digital capitalism (mini-📝 38/100)

Welcome to the internet. What would you prefer? Would you like to fight for civil rights or tweet a racial slur?

— Bo Burnham sings in his Netflix special Inside

In this song, Bo Burnham exposes the cognitive dissonance and existential angst we experience using the internet daily. In verse after verse, Burnham highlights the extremes of humanity that are enabled on this digital platform. If the internet is a microcosm of real life, it has all the good and all the bad in the world, but instead of getting pieces in varied doses throughout life, it magnifies both aspects right next to each other. Every internet interaction is an opportunity for whiplash with content ranked by how well they will drive engagement.

Just nod or shake your head, and we’ll do the rest.

In this verse, Burnham hints at the fact that the internet is supposedly doing all that we're asking of it. You can find anything you want, good or bad, and the internet will tune to your preferences based on a binary yes-or-no. In this world, there's no room for nuance or the grey; you're either right or you're wrong because strong opinions and reactions are the best fodder for clicks.

Could I interest you in everything all of the time?
A little bit of everything all of the time.
Apathy is a tragedy and boredom is a crime.

— the chorus of the song

Users of the internet are characterized as "insatiable" and "unstoppable." They are the all-consuming monsters of the endless content available in our digital landscapes. Consumption is the de-facto; it's the expected behavior for a normal internet citizen.

Burnham seems to be saying the internet gave us everything and as a result, left us with nothing because when you have everything in front of you, what meaning does anything have? Our senses have been overwhelmed by the flood of information and decision, and we're left to our core job function as venerable Internet users: consuming.

In Worn Out, an essay in Real Life Magazine, Drew Austin uses the tech elites' rejection of fashion as an indication of their distaste for the masses. In the piece, Austin demonstrates how the tech industry treats efficiency as king because efficiency is the key to maximal commercialization. Fashion is something free and inefficient. It's a "means of defining the self socially" as Marshall McLuhan describes, and a social definition is irrelevant to how the industry seeks to monetize. The titans, movers, and shakers of the industry treat fashion as a nuisance, preferring to maximize their decision-making reserve by creating a uniform.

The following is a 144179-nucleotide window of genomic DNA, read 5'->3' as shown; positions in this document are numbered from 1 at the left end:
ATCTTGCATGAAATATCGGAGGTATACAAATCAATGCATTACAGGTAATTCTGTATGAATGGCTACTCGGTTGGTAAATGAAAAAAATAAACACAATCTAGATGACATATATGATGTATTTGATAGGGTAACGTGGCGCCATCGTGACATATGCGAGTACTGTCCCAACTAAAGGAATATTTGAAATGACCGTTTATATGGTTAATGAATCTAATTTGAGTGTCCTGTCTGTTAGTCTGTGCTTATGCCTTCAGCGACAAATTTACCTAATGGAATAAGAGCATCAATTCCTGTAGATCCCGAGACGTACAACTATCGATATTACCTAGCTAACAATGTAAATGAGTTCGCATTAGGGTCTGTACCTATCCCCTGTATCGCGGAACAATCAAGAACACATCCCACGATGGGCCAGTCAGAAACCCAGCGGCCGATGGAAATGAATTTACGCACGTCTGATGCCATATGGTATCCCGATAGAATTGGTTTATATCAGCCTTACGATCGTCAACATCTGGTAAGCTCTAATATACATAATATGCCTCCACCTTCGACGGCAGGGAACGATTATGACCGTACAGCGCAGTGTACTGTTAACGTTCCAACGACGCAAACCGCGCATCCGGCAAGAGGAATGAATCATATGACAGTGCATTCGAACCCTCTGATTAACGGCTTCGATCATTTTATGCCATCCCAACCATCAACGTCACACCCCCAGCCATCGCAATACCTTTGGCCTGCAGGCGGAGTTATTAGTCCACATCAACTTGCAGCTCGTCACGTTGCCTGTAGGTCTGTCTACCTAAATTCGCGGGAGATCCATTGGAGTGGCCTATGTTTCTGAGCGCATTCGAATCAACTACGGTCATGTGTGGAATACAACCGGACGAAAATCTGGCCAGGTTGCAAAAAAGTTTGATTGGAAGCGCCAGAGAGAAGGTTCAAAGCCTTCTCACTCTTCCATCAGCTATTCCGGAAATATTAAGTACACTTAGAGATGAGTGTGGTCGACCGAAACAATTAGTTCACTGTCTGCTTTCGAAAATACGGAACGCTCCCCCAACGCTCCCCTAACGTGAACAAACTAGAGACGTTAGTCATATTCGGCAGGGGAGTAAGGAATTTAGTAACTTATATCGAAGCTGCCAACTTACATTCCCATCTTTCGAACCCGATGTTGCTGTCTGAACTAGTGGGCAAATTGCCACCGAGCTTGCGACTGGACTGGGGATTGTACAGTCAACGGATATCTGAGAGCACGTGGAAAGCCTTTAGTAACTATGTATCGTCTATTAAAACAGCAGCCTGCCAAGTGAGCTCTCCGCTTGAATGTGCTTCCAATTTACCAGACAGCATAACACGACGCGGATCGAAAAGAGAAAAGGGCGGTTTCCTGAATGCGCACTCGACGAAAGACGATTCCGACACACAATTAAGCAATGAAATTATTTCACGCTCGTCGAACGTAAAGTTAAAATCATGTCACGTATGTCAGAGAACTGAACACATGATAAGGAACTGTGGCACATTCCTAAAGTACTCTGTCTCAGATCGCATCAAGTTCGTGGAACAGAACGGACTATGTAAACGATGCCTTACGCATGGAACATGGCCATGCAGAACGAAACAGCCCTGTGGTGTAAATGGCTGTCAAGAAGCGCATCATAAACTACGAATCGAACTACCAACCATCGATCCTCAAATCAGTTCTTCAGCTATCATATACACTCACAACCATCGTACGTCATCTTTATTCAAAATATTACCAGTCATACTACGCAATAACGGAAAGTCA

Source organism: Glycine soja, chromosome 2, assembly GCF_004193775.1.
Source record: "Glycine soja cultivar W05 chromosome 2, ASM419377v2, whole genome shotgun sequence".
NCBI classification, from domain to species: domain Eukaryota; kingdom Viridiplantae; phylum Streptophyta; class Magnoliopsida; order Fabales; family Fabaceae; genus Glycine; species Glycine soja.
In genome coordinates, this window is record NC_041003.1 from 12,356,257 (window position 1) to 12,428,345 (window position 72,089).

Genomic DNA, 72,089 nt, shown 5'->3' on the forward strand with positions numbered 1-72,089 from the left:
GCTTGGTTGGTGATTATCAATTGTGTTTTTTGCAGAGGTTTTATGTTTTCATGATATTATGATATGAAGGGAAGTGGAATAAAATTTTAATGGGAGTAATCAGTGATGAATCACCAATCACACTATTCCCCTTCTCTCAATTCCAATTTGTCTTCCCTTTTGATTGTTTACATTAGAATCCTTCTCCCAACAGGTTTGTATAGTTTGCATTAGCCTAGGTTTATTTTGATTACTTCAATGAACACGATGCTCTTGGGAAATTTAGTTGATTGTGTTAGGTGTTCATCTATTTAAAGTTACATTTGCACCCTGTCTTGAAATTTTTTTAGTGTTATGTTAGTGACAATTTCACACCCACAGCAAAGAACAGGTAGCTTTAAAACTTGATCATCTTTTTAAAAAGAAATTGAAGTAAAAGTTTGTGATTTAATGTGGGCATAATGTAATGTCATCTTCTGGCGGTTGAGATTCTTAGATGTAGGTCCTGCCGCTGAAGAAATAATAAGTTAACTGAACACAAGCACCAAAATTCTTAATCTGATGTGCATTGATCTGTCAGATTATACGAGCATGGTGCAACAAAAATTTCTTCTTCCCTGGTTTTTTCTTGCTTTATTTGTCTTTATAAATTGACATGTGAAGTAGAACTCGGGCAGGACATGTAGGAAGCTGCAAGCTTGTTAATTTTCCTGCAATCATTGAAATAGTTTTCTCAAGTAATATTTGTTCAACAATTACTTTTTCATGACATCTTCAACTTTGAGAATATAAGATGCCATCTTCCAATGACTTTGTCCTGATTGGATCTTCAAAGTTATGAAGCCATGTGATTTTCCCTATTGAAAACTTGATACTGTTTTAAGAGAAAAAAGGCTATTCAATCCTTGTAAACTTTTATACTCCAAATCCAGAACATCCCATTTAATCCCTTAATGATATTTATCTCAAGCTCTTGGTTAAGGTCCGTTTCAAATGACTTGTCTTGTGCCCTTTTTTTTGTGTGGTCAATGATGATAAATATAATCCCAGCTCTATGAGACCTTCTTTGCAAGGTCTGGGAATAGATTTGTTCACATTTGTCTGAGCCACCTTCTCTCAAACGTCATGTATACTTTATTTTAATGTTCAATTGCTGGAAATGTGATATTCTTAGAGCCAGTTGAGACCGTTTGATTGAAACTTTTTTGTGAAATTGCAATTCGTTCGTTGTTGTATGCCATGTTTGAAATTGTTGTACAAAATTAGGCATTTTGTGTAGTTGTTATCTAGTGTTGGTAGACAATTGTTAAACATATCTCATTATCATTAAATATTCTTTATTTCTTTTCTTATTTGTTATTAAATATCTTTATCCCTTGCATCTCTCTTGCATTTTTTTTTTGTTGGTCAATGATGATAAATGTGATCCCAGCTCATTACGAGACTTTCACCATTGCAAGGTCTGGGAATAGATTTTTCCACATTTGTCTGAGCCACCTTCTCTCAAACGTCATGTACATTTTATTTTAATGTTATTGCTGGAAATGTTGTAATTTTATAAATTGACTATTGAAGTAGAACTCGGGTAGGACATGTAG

Social media platforms thus structure a reality in which all “shared appearances” are also implicit transactions that can and should be priced. As long as fashion is happening in public, from this perspective, it is essentially a waste.

— from Worn Out

This characterization of the top internet companies, as capitalist machines seeking every chance to appropriate public goods for their own proprietary benefit, matches the experience that Burnham describes of the average internet user. The dissonance and whiplash we experience on the web is a result of the endless streams of content that invade our daily digital routines. Complex algorithms crunch millions of data points in order to maximize the amount of content that we click. We are like a gaggle of golden egg-laying geese; One of our most intimate features, our attention, is bought and sold in shadowy markets that we often aren't even aware of. Unlike the fable, these companies are crafty and have coaxed us into the pen with "free" features and utilities rather than trying to cash in on all of our value at once.

As long as we have this incentive of efficiently pricing all the interactions that happen on the internet, it's going to feel like a war zone to us end users. I'm not sure what the world looks like without this or how we sustainably fund useful social technology without wrapping it up in a corporate model that maximizes profits. What I do know is that I'm tired of the dissonance and rat race that the internet frequently feels like. I treasure those pockets of low-pressure joy, play, and intimacy that we stumble upon in hidden corners and cozy meadows on the internet, and I hope we find a way to make those the default experience.

This is the 38th installment in my experiment of publishing raw, lightly edited mini-essays every day towards achieving 100 public pieces. Check out the rationale and the full list here or view my evergreen, longer pieces on my website.